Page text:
2011, middle school, I find myself receiving the obligational invite to a class slumber party. I went to a small school, only 20 or so kids in my grade, and had the misfortune of sharing exactly zero interests with the other girls in my class. And, as I was about to find out, I had one more dissimilarity to add to the pile.
“Aidan,” starts one of the girls. Simmy. She points across the small circle at me, light from the flashlight illuminating her face. “Truth or dare?”
“Truth,” I answer. Always a safe choice for someone with nothing to hide.
“Who’s your crush?”
I grin. This one’s easy. “Nobody!”
To my surprise, the other girls give me a flat look. “Is it Devon?” Simmy presses. Why? Do they not believe me? Not everyone has a crush, right? That’s high school stuff. I frown and shake my head, insisting that no, really, I don’t have a crush on anyone. I don’t get picked again that night.
Asexuality is one of those extra A’s hanging off the end of the LGBTQIAA+ alphabet soup, and it’s a funny one. Instead of being attracted to men or women or any of the above, asexuals (or “aces”) find themselves attracted to nothing and nobody. Crazy, I know. And yet, current estimates claim that asexuals make up over 1% of the human population (for reference, roughly the same number of humans are redheaded— though not all asexuals are redheads. That would be silly.)
2013, high school, I’m in the first half of my sophomore year. Crushes aren’t high school stuff either, apparently. Well, I had one “boyfriend,” a few weeks during freshman year: a friend of mine who had asked me out. I’d said yes— that’s what you do, right? But the gooey, romantic feelings I’d expected had never happened. I still don’t know the word “asexual” yet, and so I’m convinced that I’m an abnormality. A lifetime of Disney and well-meaning tv shows have taught me that the difference between ‘good and heroic’ and ‘evil and monstrous’ is the ability to love.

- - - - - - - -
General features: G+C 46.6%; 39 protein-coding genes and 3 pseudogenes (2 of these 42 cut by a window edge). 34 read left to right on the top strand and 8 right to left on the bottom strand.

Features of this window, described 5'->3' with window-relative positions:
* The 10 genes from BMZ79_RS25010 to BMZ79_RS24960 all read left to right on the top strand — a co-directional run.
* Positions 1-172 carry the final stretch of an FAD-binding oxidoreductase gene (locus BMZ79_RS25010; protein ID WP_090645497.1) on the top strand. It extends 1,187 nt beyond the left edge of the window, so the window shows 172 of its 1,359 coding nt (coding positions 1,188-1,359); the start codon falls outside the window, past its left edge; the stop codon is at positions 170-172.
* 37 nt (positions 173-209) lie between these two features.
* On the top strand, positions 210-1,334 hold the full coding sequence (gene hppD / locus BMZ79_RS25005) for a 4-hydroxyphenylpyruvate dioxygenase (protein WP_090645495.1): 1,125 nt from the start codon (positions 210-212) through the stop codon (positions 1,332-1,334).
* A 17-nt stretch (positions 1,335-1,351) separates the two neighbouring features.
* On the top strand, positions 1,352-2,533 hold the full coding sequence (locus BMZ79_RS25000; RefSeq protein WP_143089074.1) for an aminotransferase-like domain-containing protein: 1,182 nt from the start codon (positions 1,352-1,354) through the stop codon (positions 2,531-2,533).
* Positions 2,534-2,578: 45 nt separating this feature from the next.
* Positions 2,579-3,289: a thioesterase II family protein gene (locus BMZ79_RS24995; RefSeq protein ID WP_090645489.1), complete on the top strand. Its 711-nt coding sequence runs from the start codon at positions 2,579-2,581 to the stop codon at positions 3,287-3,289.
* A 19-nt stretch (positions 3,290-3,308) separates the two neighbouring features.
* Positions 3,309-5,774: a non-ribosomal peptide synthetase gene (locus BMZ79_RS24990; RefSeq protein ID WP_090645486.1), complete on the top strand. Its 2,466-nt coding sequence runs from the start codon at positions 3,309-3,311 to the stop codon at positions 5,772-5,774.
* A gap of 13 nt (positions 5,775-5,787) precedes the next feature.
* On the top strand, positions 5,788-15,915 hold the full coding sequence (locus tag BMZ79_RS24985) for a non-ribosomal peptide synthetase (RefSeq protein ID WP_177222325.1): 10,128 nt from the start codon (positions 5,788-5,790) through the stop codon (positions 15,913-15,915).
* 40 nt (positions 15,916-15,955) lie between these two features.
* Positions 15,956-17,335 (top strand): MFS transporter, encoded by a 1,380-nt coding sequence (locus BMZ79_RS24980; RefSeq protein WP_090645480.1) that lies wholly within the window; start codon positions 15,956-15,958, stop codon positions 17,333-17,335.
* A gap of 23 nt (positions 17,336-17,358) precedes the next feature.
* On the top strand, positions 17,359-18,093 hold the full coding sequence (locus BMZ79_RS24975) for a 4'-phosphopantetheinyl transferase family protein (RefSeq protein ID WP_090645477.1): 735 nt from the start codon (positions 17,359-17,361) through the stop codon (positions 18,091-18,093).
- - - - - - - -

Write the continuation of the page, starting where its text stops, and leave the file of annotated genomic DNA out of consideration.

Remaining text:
So what does that make me?
I fear I have an answer, and when the time comes to set a new password for the year on the school’s computers, I choose something that I know no one will guess, but that I’m sure I’ll never forget.
Choose a prompt: “What are you?”
In my defense, I was raised by a drama teacher.
Turns out, feelings of isolation and brokenness are pretty standard fare for asexuals. Almost every person has a “before” story— before they knew that “asexual” was even a word, and the relief at finding out that there were other people like them. The first thing that one asexual will say to another who is struggling is “you are valid,” and I think that says a lot.
2017, college, my roommate (a completely fabulous woman whom I adore) has brought over a classmate to study for their music exam the next day. When they leave for class, I send a text to my roommate’s phone:
“Your friend is cute. You should bring her over more!”
I later learn that she showed the text to her friend, who asked if I was flirting with her.
“No,” said my roommate. “Well, yeah, she is. But she’s also ace, so don’t worry about it.”
I sometimes call myself a “bad asexual” for my habit of flirting with just about everyone I meet, but my self image has never been better. I’ve been out and proud for a couple of years now, ever since I found the word “asexual” while skimming an internet article and coming to the stuttering realisation that hey, that kind of sounds like me. My parents worried when I told them— was I sure it wasn’t just a phase? Surely I might just be a late-bloomer.
Since coming to college, my Completely Fabulous Roommate, along with an increasing number of friends in-the-know, sometimes act as my “anti-wingman” so I can live out my “bad asexual” dreams without fear of letting someone down. Everywhere I go, I’ve taken to wearing a black ring on the middle finger of my right hand— a symbol of asexual pride, and a birthday gift from my father.
By: Aidan Peterson